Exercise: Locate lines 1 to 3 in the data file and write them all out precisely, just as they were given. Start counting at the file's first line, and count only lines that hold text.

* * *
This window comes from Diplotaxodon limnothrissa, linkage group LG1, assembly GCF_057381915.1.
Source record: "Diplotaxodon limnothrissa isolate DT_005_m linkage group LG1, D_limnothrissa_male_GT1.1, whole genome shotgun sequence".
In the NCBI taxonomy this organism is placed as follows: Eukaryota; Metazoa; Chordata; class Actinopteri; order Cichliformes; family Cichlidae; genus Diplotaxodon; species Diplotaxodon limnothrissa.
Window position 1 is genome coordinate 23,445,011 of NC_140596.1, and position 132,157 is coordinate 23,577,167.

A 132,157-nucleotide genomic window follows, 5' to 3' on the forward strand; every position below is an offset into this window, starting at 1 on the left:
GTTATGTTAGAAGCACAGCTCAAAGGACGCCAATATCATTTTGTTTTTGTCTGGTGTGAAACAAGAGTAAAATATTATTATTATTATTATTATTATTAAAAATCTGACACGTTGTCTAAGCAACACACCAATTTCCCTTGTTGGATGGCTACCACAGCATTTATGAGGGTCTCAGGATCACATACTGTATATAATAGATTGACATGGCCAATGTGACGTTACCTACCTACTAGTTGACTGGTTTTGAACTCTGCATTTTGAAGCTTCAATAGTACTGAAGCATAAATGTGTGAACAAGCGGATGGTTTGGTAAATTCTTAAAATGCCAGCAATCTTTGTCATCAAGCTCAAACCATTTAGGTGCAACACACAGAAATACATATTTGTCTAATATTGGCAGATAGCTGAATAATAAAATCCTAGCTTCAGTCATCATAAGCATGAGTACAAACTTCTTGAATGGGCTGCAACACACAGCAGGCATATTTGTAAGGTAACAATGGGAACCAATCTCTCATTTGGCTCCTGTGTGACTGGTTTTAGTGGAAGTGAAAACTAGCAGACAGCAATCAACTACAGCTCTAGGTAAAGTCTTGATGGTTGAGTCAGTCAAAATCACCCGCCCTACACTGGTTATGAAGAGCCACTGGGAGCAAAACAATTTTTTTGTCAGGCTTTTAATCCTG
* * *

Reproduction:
This window comes from Diplotaxodon limnothrissa, linkage group LG1, assembly GCF_057381915.1.
Source record: "Diplotaxodon limnothrissa isolate DT_005_m linkage group LG1, D_limnothrissa_male_GT1.1, whole genome shotgun sequence".
In the NCBI taxonomy this organism is placed as follows: Eukaryota; Metazoa; Chordata; class Actinopteri; order Cichliformes; family Cichlidae; genus Diplotaxodon; species Diplotaxodon limnothrissa.